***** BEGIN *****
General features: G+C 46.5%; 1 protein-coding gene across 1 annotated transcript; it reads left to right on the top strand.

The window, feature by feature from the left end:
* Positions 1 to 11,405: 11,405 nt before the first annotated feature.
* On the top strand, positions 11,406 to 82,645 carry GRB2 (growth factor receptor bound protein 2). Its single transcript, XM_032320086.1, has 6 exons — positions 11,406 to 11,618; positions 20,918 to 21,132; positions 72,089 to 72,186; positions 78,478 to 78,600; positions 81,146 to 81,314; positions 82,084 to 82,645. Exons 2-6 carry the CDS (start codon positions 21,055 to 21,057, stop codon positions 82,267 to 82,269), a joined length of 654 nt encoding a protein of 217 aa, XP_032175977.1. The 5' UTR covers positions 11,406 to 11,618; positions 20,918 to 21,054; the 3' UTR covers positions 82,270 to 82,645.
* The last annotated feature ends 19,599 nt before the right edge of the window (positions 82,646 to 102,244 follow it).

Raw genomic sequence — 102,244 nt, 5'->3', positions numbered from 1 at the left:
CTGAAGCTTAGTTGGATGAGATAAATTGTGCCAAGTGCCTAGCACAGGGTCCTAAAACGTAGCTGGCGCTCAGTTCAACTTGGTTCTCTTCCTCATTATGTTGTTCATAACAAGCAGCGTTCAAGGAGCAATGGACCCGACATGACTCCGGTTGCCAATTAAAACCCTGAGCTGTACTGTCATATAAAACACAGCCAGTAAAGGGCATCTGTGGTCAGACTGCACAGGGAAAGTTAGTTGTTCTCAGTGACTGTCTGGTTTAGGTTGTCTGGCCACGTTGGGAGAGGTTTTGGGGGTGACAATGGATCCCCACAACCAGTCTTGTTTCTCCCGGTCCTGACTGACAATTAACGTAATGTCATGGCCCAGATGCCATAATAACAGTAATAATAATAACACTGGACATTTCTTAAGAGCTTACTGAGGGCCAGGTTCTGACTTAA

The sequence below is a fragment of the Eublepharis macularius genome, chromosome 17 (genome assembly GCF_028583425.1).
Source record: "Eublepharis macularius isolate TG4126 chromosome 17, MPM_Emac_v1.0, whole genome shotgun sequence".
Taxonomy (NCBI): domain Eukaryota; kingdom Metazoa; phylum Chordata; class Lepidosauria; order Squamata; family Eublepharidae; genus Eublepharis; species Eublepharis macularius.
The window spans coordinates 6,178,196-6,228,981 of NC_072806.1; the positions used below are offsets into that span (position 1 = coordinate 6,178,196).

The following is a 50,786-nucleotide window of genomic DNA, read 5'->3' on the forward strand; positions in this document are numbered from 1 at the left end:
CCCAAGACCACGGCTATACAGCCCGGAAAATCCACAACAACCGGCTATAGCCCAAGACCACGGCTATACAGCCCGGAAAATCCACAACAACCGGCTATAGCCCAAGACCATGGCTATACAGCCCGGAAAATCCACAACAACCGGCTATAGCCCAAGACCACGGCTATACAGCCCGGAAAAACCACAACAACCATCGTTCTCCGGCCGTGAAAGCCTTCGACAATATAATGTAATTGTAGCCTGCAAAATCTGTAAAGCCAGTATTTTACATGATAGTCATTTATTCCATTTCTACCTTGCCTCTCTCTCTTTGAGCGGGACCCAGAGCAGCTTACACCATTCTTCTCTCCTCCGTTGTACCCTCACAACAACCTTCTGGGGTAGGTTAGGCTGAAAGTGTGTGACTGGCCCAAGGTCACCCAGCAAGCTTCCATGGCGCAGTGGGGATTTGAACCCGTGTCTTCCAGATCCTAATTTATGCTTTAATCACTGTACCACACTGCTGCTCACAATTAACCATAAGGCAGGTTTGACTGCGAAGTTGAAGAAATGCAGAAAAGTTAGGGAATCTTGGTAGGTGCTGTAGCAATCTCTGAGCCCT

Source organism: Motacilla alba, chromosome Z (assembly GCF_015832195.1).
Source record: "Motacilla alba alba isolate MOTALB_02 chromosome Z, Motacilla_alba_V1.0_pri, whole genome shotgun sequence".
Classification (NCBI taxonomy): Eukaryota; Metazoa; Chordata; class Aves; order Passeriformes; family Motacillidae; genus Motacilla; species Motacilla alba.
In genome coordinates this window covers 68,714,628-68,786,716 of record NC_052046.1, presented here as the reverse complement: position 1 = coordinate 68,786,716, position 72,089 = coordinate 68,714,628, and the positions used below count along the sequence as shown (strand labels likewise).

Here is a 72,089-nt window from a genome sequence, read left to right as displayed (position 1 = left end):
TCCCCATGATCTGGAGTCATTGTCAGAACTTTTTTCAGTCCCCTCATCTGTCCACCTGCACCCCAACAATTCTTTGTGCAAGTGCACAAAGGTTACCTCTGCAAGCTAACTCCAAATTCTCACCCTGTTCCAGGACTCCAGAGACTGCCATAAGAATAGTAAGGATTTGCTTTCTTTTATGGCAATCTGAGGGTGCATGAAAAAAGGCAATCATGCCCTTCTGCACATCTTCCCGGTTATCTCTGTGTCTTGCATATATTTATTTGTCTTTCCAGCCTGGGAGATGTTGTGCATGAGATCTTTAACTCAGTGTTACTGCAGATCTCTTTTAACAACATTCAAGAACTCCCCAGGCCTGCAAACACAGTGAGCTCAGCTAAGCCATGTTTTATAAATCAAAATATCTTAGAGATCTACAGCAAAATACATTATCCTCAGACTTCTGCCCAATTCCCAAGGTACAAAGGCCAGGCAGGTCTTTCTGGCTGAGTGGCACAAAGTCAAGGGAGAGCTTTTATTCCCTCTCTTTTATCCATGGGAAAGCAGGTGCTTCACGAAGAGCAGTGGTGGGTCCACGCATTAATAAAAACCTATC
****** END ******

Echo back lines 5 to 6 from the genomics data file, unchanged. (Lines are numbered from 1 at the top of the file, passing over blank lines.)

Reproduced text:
* The last annotated feature ends 19,599 nt before the right edge of the window (positions 82,646 to 102,244 follow it).

Raw genomic sequence — 102,244 nt, 5'->3', positions numbered from 1 at the left: